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France To Send More Troops To Mali To Combat Islamist Militants


The French defense minister says France is preparing for a possible land assault in Mali, so it plans to increase its troop levels to 2,500. Back home in France, authorities are girding for possible terrorist attacks in response to their intervention. Eleanor Beardsley has that story from Paris.

UNIDENTIFIED MAN #1: (French spoken)

ELEANOR BEARDSLEY, BYLINE: For the fifth day, France awoke to news about French bombing raids against Islamist radicals overnight in Mali. French President Francois Hollande launched an attack on Mali's al-Qaida-linked rebels last Friday after the insurgents began advancing south toward the capital. A U.N.-backed African force is being prepared to come to Mali's aid, but until it does, France is on the front line. The country is now a top target of terrorists. A French radio aired an interview with one of the jihadist leaders in Mali. What do you have to say to France, asked the journalist.

UNIDENTIFIED MAN #2: (French spoken)

OMAR OULD HAMAHA: (French spoken)

BEARDSLEY: France has opened the gates of hell for all its citizens, said Omar Ould Hamaha. This trap will be much bigger than Iraq or Somalia. Al-Shabab radicals in Somalia, where France launched a separate failed raid to rescue a hostage on Saturday, tweeted macabre photos of a dead French soldier. Because of France's fight against terrorists across Africa, the country is on heightened alert back home. French authorities have raised the threat level to red plus, just under the top level of scarlet. Seven hundred armed soldiers are patrolling the French capital. There is extra security in train stations, at public shopping spaces and around iconic monuments like this one.

Well, I'm standing under the Eiffel Tower. It's a cold day, so there aren't that many visitors. But there are six - one, two, three, four, five, six - soldiers with automatic weapons patrolling here.

In a radio interview this morning, Interior Minister Manuel Valls was asked if the jihadists could strike at the heart of France.

MANUEL VALLS: (Through translator) We have to be careful. I'd like to give you a definitive no. But the only way to keep terrorist acts from happening on our soil is to maintain the greatest vigilance.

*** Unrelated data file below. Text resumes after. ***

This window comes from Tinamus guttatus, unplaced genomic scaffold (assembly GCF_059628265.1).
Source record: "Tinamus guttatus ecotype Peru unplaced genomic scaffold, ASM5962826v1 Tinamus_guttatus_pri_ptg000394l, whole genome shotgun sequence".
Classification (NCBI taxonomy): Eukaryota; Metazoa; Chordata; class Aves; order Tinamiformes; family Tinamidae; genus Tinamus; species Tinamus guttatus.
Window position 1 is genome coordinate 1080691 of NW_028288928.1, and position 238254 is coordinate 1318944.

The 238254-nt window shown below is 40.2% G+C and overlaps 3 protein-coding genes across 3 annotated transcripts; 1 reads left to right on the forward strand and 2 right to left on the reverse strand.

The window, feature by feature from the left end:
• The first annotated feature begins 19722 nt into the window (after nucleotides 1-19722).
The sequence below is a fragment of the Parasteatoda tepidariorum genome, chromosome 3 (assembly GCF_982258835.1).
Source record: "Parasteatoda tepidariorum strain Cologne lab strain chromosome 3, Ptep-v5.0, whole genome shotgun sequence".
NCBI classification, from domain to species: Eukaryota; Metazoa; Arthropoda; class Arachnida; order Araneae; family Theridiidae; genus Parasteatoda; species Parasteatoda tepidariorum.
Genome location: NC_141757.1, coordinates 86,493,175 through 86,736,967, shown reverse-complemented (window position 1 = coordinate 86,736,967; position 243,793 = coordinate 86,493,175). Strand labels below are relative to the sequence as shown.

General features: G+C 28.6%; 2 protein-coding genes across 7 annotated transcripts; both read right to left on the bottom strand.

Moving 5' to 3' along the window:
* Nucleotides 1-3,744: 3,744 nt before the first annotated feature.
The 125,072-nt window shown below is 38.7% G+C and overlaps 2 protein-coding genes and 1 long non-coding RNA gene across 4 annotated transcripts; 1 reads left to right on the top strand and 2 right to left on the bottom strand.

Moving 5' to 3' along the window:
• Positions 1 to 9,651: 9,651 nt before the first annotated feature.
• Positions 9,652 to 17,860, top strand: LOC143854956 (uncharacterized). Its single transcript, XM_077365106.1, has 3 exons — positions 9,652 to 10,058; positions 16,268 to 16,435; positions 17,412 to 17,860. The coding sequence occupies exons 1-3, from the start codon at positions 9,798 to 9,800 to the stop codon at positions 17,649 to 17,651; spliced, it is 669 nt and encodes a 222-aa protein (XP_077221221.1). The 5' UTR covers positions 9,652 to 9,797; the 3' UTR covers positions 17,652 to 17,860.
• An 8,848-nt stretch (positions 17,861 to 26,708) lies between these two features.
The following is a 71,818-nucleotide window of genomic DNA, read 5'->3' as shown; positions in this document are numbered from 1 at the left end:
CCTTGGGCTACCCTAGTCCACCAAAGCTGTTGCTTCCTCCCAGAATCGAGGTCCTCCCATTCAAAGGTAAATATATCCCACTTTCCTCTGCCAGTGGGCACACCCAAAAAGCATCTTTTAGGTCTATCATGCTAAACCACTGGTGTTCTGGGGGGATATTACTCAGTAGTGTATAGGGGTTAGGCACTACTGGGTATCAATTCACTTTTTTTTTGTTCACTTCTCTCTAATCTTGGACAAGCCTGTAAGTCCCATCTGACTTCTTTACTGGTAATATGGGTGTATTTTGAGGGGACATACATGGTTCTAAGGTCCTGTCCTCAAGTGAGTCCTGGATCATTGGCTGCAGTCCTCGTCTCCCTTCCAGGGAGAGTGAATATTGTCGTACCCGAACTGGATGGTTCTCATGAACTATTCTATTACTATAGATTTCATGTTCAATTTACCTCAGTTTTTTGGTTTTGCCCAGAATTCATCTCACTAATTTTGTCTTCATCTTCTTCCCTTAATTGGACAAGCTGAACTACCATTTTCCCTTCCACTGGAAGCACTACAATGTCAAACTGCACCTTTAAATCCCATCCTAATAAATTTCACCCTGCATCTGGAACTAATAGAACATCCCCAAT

BEARDSLEY: Valls said French police were fighting terrorism with new laws and methods, some adopted since homegrown radical Mohammed Merah killed three soldiers, two Jewish students and a teacher last spring in the city of Toulouse. Another problem France faces in Mali is hostages. Eight French citizens have been held for nearly three years there by a group called al-Qaida in the Islamic Maghreb. The kidnappers have always said they would kill the hostages if France ever intervened. French Foreign Minister Laurent Fabius said letting Mali become a terrorist sanctuary would not protect the hostages.

LAURENT FABIUS: (French spoken)

BEARDSLEY: The people holding our hostages would have become the masters of Mali if we had not intervened, said Fabius.


BEARDSLEY: Today, the first French casualty from Mali was honored in a solemn ceremony at Les Invalides war memorial in Paris. The train station at Saint Michel in Paris has already been the scene of a terrorist attack. It was here in 1995 that a bomb set by an Algerian Islamist group killed eight people and wounded 117. Tonight, it's bustling. Marc Dechaux is on his way home.

MARC DECHAUX: (Through translator) We're glad France went into Mali. Something had to be done about that nest of radicals. The local population was suffering, and it would have eventually affected the West.

BEARDSLEY: Dechaux and every other commuter I interviewed said they back France's involvement in Mali and they're not worried about a terrorist attack. Polls show that 63 percent of the French support the military operation. Eleanor Beardsley, NPR News, Paris.



This is NPR News. Transcript provided by NPR, Copyright NPR.

Eleanor Beardsley began reporting from France for NPR in 2004 as a freelance journalist, following all aspects of French society, politics, economics, culture and gastronomy. Since then, she has steadily worked her way to becoming an integral part of the NPR Europe reporting team.